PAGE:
According to a report from The New York Times, which was later confirmed by Apple, the iPhone manufacturer is closing a backdoor that allowed law enforcement officials to gain access to their device through USB-based hardware solutions, like the GrayKey box.
Apple has decided to make improvements to its iOS security platform after learning from these agencies that were using various cracking techniques to unlock the devices of others. In iOS 12, Apple introduced USB Restricted Mode, which provides enhanced protection without degrading the user experience.
The new mode can be turned on or off by the user in the Touch ID / Face ID & Passcode settings. Most users will not have any reason to disable this feature. Data access through the Lightning port on a device running iOS 12 is cut off if it hasn’t been unlocked within the last hour.
“Apple said it was planning an iPhone software update that would effectively disable the phone’s charging and data port — the opening where users plug in headphones, power cables and adapters — an hour after the phone is locked. In order to transfer data to or from the iPhone using the port, a person would first need to enter the phone’s password.”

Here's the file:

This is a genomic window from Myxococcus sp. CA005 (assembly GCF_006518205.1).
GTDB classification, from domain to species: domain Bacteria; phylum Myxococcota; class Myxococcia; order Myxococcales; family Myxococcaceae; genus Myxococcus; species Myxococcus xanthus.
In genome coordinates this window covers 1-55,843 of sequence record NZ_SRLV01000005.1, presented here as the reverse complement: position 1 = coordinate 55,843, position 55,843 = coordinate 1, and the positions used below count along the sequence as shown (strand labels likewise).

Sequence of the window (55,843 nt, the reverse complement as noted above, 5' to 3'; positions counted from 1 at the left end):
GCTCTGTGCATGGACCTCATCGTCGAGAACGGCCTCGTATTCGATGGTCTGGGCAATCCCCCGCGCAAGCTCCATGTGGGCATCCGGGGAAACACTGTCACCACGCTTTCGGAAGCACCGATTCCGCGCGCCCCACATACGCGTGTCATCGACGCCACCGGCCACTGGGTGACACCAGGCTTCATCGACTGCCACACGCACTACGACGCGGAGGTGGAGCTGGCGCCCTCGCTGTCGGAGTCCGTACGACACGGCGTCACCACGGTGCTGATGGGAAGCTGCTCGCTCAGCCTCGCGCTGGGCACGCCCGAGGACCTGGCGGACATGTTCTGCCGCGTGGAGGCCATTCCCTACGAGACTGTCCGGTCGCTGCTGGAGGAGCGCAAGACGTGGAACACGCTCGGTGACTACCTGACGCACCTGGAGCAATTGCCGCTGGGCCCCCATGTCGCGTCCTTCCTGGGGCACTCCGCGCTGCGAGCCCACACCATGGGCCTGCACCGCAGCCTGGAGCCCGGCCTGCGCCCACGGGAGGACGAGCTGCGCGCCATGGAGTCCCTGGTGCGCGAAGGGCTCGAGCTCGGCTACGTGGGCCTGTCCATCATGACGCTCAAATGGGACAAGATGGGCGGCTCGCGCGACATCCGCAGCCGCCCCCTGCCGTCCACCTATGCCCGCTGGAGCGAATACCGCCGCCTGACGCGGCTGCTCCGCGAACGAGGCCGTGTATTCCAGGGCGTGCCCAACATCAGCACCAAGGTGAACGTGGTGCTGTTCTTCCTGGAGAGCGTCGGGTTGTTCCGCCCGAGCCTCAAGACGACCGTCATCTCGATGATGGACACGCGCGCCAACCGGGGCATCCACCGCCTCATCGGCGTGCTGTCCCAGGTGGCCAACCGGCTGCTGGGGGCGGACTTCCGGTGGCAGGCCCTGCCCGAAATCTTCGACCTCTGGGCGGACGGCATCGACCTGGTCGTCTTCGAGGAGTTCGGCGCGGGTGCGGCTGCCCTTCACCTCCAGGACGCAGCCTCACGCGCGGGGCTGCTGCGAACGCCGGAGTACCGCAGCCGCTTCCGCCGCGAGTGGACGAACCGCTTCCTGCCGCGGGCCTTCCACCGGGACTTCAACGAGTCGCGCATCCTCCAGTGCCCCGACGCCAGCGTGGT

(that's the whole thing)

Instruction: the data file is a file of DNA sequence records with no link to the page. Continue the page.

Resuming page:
In iOS 12, the setting is enabled by default and will not allow any USB accessory to connect to the device until a passcode is entered. However, charging is still permitted as it doesn’t require the data pins on the Lightning Connector.
Apple is still committed to complying with requests from government agencies for data that it stores in the cloud. Access to this data can be paramount for the government to find and eliminate any possible threats. However, this data needs to be accessed in a correct manner, not through backdoors which are inherently insecure.